Do Plastic Bag Bans Make A Difference?
Like so many life-cycle assessments, it’s never that simple. The environmental impact of plastic-bag bans is a good news–bad news story.
By Pierre-Olivier Roy
First, the Good News. Cities that have banned consumer plastic bags have seen a decrease in the number of bags found in nature. Abandoned bags are not only an eyesore, they are also detrimental to birds, fish, and other fauna as the bags make their way from cities to oceans—and we definitely don’t need to add to the Great Pacific Garbage Patch.
Now, the Bad News. Despite the local clean-up factor, the environmental benefits of banning plastic bags remain to be seen. A recent life-cycle study from CIRAIG looked at the consequences of banning conventional, single-use, consumer plastic bags (made of high-density polyethylene) from the city of Montreal. The results challenged the conventional understanding of banning these bags.
A key question is what type of bag buyers and sellers use to replace the banned ones. The CIRAIG study looked at the environmental impacts of seven alternatives:
Compostable bioplastic bags
Low-density polyethylene bags
Woven polypropylene bags
Unwoven polypropylene bags
The human health indicator considers effects such as climate change, human toxicity, respiratory effects due to the inhalation of particles, smog formation, water scarcity, ozone layer depletion, and others. The ecosystem quality indicator theoretically represents the number of species that disappear within a specified area over a year due to different effects such as climate change; land occupation and transformation; ecotoxicity; eutrophication; acidification of terrestrial, aquatic, and marine environments; water scarcity; and others. The fossil fuel depletion indicator represents the quantity of fossil fuels (crude oil, natural gas, coal) that were extracted in order to fulfill life-cycle material and energy requirements of a product, process, or service.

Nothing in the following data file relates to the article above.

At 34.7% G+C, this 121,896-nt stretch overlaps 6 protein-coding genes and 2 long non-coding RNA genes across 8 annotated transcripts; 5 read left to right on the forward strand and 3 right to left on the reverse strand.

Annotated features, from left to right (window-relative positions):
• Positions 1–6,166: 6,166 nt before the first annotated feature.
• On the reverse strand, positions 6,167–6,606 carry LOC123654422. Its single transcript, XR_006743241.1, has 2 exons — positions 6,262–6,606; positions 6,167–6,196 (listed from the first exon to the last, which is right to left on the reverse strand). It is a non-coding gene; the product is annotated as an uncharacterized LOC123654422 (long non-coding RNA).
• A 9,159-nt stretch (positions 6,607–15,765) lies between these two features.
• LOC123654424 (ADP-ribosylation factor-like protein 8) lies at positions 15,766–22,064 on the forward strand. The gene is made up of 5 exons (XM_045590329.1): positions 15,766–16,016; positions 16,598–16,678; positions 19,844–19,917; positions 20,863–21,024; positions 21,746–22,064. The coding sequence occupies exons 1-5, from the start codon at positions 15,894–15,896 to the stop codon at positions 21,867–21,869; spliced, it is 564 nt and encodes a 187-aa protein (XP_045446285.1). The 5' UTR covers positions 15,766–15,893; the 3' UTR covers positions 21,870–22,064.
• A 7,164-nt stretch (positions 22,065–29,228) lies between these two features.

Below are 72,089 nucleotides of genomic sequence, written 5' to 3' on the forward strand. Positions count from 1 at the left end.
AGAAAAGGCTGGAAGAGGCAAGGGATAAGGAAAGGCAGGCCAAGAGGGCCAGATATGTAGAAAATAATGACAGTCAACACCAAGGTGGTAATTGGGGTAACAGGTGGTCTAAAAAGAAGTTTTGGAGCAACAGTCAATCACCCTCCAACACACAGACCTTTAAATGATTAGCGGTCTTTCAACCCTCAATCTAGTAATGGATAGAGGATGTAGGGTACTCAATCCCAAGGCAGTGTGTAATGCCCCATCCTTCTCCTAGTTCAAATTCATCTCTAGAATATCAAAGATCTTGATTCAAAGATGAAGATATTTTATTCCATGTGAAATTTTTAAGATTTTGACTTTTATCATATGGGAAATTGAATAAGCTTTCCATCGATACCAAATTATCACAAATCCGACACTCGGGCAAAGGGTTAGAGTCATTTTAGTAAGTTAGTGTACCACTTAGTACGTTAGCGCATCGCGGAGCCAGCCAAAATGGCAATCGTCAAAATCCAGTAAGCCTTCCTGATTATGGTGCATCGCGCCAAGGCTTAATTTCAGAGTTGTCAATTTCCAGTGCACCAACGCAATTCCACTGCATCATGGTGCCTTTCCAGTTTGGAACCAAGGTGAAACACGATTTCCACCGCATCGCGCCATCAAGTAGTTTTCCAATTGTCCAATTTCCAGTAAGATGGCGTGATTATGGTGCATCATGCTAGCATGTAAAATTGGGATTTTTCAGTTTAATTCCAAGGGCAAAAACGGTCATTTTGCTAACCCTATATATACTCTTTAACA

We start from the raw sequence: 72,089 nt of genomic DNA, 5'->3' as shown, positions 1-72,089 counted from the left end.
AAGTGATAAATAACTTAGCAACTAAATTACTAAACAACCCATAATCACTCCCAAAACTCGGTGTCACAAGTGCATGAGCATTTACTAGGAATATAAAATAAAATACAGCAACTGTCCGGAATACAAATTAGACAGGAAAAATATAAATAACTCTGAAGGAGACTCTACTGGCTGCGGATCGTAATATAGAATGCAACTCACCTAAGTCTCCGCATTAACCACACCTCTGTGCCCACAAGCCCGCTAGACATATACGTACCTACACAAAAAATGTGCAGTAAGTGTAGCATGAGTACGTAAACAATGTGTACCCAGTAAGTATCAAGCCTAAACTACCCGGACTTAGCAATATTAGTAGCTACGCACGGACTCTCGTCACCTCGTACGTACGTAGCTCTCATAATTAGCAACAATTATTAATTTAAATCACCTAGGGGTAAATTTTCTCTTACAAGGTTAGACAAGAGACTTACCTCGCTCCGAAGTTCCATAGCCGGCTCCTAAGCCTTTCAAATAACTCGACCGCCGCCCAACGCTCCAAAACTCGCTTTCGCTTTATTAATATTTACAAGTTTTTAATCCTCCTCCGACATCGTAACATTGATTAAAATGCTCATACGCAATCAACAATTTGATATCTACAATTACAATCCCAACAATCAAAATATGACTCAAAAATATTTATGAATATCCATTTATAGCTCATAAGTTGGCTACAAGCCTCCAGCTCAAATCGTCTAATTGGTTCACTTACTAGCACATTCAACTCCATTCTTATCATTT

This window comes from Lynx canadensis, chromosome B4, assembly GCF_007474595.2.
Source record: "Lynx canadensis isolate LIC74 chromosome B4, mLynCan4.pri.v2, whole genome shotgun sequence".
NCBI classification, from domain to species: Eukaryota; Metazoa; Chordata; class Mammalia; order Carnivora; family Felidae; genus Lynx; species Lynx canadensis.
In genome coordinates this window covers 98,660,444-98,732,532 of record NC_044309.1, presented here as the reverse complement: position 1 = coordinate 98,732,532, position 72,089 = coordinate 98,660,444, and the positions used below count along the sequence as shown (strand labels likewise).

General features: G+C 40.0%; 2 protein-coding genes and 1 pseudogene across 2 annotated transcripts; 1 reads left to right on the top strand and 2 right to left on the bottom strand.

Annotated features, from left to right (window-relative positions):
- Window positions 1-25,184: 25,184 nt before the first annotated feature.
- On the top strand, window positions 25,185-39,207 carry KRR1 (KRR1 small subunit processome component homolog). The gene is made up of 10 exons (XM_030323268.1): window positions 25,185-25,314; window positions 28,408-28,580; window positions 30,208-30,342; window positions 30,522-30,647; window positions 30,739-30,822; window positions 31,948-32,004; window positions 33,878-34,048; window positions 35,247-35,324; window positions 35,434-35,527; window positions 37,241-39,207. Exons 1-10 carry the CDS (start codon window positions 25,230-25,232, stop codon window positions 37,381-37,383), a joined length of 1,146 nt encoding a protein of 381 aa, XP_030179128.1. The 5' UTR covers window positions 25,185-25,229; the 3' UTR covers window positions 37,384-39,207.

From: Life Cycle Analysis of Shopping Bags in Québec. International Reference Centre for the Life Cycle of Products, Processes, and Services (CIRAIG). 2017.
Results showed that all replacement bags had higher indicator scores for impacts on human health, ecosystem quality, and fossil-fuel depletion. Therefore, by definition, only reusable bags have the potential to be an advantageous switch from single-use consumer plastic bags—and that potential is realized only by reusing the bags many times: as frequently as 9,400 times for cotton bags or a more reasonable 102 times for unwoven polypropylene bags.
The Unintended Consequences
It turns out that those much-maligned conventional plastic bags have very high reuse rates (as much as 77.7 percent), mostly as garbage-bin liners. When they are banned, people buy more conventional, polyethylene garbage bags. And there’s the kicker. While it was already difficult for reusable bags to be advantageous over the banned plastic bags, in this scenario, even if you reuse your reusable bags an infinite number of times, the impacts of using more garbage bags drown out the advantageous environmental effects.
How many times would you have to use each bag to equal the fossil-fuel footprint of a single conventional plastic bag?
Low Density Polyethylene
Why? The conventional plastic bag was designed for a single use—it is thin and light, and its life cycle requires little material and energy. Moreover, its reuse as a garbage bag at the end of its life significantly reduces its potential impacts in comparison to the other types of bag, whose material and energy requirements are much higher.
What to Read Next
By making kelp grow four times faster, a simple technology could provide the massive amounts needed for affordable, ocean-based biofuel and other climate solutions
The carbon footprint of an online conference is vastly smaller than its in-person counterpart—but it is not zero.
There's a $1 million prize for anyone that can design a room air conditioner that costs no more than twice what a standard one costs and produces five times less greenhouse gas